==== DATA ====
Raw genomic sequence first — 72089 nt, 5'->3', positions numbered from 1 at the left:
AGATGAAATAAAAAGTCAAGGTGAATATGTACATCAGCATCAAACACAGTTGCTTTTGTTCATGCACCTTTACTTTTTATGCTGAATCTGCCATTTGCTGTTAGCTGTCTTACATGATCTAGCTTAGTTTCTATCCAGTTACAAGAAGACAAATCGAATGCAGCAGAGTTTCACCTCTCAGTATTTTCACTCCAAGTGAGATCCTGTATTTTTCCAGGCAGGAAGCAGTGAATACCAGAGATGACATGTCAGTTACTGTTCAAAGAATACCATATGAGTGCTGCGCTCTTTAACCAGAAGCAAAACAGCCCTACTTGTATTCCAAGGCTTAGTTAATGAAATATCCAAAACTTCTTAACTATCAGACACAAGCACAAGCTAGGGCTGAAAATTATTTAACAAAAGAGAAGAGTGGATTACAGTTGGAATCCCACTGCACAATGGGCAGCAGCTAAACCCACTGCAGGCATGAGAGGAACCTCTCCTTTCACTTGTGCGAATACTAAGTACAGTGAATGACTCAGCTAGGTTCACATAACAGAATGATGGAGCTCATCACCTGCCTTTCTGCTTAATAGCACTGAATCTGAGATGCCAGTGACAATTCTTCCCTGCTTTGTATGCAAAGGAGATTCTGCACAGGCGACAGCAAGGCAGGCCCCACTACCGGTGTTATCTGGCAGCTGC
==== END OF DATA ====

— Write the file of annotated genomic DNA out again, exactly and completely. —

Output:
Raw genomic sequence first — 72089 nt, 5'->3', positions numbered from 1 at the left:
AGATGAAATAAAAAGTCAAGGTGAATATGTACATCAGCATCAAACACAGTTGCTTTTGTTCATGCACCTTTACTTTTTATGCTGAATCTGCCATTTGCTGTTAGCTGTCTTACATGATCTAGCTTAGTTTCTATCCAGTTACAAGAAGACAAATCGAATGCAGCAGAGTTTCACCTCTCAGTATTTTCACTCCAAGTGAGATCCTGTATTTTTCCAGGCAGGAAGCAGTGAATACCAGAGATGACATGTCAGTTACTGTTCAAAGAATACCATATGAGTGCTGCGCTCTTTAACCAGAAGCAAAACAGCCCTACTTGTATTCCAAGGCTTAGTTAATGAAATATCCAAAACTTCTTAACTATCAGACACAAGCACAAGCTAGGGCTGAAAATTATTTAACAAAAGAGAAGAGTGGATTACAGTTGGAATCCCACTGCACAATGGGCAGCAGCTAAACCCACTGCAGGCATGAGAGGAACCTCTCCTTTCACTTGTGCGAATACTAAGTACAGTGAATGACTCAGCTAGGTTCACATAACAGAATGATGGAGCTCATCACCTGCCTTTCTGCTTAATAGCACTGAATCTGAGATGCCAGTGACAATTCTTCCCTGCTTTGTATGCAAAGGAGATTCTGCACAGGCGACAGCAAGGCAGGCCCCACTACCGGTGTTATCTGGCAGCTGC